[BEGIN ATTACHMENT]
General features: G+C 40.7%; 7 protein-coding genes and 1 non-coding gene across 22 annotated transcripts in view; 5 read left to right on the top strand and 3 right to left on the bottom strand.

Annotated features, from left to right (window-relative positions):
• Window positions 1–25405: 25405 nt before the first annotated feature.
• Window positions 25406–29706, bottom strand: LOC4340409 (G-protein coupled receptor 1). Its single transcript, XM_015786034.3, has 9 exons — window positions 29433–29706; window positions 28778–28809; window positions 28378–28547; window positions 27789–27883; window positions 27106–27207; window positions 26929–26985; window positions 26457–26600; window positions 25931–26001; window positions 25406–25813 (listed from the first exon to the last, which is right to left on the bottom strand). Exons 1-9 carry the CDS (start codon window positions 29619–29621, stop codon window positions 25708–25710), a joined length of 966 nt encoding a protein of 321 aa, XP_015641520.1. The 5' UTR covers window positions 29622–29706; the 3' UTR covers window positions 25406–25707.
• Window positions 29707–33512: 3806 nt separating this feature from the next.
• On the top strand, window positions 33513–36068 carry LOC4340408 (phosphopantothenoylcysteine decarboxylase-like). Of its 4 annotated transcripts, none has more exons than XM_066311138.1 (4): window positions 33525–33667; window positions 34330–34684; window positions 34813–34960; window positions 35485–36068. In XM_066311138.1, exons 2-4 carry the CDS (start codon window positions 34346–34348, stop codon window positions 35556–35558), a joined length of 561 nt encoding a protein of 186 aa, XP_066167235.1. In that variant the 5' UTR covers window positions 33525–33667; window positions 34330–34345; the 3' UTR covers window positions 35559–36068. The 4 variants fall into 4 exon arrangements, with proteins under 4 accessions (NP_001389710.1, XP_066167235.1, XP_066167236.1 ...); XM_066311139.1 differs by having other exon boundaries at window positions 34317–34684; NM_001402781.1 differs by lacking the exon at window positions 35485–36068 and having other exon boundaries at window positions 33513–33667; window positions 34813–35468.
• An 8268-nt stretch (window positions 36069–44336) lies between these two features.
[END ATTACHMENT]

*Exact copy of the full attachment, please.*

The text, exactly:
General features: G+C 40.7%; 7 protein-coding genes and 1 non-coding gene across 22 annotated transcripts in view; 5 read left to right on the top strand and 3 right to left on the bottom strand.

Annotated features, from left to right (window-relative positions):
• Window positions 1–25405: 25405 nt before the first annotated feature.
• Window positions 25406–29706, bottom strand: LOC4340409 (G-protein coupled receptor 1). Its single transcript, XM_015786034.3, has 9 exons — window positions 29433–29706; window positions 28778–28809; window positions 28378–28547; window positions 27789–27883; window positions 27106–27207; window positions 26929–26985; window positions 26457–26600; window positions 25931–26001; window positions 25406–25813 (listed from the first exon to the last, which is right to left on the bottom strand). Exons 1-9 carry the CDS (start codon window positions 29619–29621, stop codon window positions 25708–25710), a joined length of 966 nt encoding a protein of 321 aa, XP_015641520.1. The 5' UTR covers window positions 29622–29706; the 3' UTR covers window positions 25406–25707.
• Window positions 29707–33512: 3806 nt separating this feature from the next.
• On the top strand, window positions 33513–36068 carry LOC4340408 (phosphopantothenoylcysteine decarboxylase-like). Of its 4 annotated transcripts, none has more exons than XM_066311138.1 (4): window positions 33525–33667; window positions 34330–34684; window positions 34813–34960; window positions 35485–36068. In XM_066311138.1, exons 2-4 carry the CDS (start codon window positions 34346–34348, stop codon window positions 35556–35558), a joined length of 561 nt encoding a protein of 186 aa, XP_066167235.1. In that variant the 5' UTR covers window positions 33525–33667; window positions 34330–34345; the 3' UTR covers window positions 35559–36068. The 4 variants fall into 4 exon arrangements, with proteins under 4 accessions (NP_001389710.1, XP_066167235.1, XP_066167236.1 ...); XM_066311139.1 differs by having other exon boundaries at window positions 34317–34684; NM_001402781.1 differs by lacking the exon at window positions 35485–36068 and having other exon boundaries at window positions 33513–33667; window positions 34813–35468.
• An 8268-nt stretch (window positions 36069–44336) lies between these two features.